As Alaska’s most fantastic race kicks off today, we are excited to highlight a project by Seward Iditarod Trailblazers and give a sneak peek behind the scenes. The group has been working to create a bronzed statue of Seward pioneer, Alfred Lowell, and two husky sled dogs to be installed on Seward’s waterfront around June. Below is an excerpt from the plaque that will sit alongside the statues.
With the discovery of gold in the Iditarod country in 1908, Seward merchants saw great commercial possibilities serving winter traffic to and from the new gold fields. In 1909, they hired famous Japanese mushers Jujiro Wada and Alfred Lowell, who proved that the Iditarod Seward route was feasible. . . . Alfred is honored for his significant contribution to the development of Seward through his work on the trails connecting the Kenai Peninsula to Cook Inlet and north on the Iditarod Trail, over which tons of mail, supplies, and gold were carried from 1910-1923. (Seward Iditarod Trailblazers, 2023)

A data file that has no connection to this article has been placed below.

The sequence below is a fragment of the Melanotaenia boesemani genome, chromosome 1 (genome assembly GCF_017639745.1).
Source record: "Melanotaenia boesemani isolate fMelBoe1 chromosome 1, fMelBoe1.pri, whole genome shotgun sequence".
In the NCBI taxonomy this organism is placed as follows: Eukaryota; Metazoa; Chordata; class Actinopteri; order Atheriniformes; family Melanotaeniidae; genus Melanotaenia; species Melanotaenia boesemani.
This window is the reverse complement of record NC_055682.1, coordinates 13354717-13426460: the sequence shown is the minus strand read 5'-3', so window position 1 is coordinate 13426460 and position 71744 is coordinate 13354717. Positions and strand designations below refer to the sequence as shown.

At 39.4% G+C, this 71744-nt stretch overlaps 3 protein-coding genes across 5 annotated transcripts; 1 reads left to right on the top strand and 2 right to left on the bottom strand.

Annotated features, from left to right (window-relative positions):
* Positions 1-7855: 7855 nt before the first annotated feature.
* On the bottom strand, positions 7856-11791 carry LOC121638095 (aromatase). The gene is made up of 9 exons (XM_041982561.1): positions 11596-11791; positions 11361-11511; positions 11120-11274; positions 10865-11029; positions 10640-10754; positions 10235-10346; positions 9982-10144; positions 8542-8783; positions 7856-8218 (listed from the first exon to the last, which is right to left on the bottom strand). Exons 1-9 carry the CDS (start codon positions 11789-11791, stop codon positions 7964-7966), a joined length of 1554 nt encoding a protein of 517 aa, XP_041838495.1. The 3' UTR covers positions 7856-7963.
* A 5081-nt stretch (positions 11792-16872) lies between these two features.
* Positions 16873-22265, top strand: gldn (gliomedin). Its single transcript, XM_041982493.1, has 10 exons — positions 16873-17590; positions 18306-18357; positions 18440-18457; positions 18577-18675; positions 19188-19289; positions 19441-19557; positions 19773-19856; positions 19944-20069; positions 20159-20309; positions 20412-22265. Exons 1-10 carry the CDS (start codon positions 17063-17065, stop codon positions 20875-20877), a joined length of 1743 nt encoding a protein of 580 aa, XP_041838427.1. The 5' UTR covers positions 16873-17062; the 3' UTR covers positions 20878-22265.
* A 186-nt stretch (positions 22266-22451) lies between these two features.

Many contributors are helping to make this project possible, including Pat Garley of Arctic Fires Bronze Sculptureworks, Iditarod Historic Trail Alliance, Kenai Mountains-Turnagain Arm Natural Heritage Area, Seward Community Foundation, generous individual donations, and many volunteer hours.
Thank you, Seward Iditarod Trailblazers, for keeping Seward’s history alive! We can’t wait to see the finished piece. And, thank you to SCF donors that enable SCF to award grants that fund various causes to benefit the Seward area!